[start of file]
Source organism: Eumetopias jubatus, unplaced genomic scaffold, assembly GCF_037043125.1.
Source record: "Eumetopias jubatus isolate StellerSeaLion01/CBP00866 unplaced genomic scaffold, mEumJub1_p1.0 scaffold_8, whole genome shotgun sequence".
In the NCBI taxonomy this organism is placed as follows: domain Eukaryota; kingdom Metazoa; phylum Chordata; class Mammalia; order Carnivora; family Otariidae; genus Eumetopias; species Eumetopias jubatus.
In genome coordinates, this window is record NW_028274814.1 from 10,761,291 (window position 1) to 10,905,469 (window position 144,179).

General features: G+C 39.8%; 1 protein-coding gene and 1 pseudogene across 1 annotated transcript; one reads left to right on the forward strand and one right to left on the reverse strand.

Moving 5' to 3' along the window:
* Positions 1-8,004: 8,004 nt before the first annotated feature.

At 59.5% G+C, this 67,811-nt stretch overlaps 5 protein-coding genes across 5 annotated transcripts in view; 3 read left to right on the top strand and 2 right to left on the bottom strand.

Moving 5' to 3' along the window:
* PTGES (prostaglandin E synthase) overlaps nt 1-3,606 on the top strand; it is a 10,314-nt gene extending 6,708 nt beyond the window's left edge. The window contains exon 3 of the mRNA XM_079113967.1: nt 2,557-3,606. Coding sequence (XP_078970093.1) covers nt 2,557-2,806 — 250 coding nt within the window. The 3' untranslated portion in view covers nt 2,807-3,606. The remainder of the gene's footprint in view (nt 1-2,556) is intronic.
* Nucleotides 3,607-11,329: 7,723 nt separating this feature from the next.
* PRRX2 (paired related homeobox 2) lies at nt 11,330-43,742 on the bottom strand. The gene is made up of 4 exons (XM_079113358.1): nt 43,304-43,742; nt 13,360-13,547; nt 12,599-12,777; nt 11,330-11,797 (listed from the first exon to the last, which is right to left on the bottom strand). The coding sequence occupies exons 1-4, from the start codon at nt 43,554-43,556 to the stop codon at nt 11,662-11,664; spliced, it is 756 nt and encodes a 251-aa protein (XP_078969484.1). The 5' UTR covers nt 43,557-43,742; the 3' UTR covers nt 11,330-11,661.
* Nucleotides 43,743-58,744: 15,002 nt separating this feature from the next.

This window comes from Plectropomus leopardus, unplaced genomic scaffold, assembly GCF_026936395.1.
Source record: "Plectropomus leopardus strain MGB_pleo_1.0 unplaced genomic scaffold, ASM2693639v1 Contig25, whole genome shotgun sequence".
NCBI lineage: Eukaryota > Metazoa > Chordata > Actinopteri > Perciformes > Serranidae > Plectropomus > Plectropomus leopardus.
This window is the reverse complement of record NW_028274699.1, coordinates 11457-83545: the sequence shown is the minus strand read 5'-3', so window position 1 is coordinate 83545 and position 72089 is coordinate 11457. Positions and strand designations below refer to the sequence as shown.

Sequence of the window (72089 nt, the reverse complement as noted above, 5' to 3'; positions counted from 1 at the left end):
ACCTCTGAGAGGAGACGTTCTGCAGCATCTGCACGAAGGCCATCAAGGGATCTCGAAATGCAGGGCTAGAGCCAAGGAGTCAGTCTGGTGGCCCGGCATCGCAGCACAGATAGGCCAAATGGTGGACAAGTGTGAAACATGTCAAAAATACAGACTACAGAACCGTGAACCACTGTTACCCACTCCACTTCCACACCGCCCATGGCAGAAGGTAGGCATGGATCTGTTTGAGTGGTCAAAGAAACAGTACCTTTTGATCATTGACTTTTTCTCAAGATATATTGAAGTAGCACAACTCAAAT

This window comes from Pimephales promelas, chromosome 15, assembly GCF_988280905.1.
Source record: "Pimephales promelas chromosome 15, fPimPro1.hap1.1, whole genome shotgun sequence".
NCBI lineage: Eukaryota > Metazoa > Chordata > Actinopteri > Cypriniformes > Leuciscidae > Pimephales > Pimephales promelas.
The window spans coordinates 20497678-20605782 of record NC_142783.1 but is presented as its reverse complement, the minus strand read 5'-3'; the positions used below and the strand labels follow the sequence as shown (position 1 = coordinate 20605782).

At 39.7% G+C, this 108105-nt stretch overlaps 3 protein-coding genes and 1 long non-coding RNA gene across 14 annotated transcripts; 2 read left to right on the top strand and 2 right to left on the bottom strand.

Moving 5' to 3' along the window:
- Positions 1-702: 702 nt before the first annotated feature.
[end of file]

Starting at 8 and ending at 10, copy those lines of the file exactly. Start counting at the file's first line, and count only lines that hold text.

At 59.5% G+C, this 67,811-nt stretch overlaps 5 protein-coding genes across 5 annotated transcripts in view; 3 read left to right on the top strand and 2 right to left on the bottom strand.

Moving 5' to 3' along the window:
* PTGES (prostaglandin E synthase) overlaps nt 1-3,606 on the top strand; it is a 10,314-nt gene extending 6,708 nt beyond the window's left edge. The window contains exon 3 of the mRNA XM_079113967.1: nt 2,557-3,606. Coding sequence (XP_078970093.1) covers nt 2,557-2,806 — 250 coding nt within the window. The 3' untranslated portion in view covers nt 2,807-3,606. The remainder of the gene's footprint in view (nt 1-2,556) is intronic.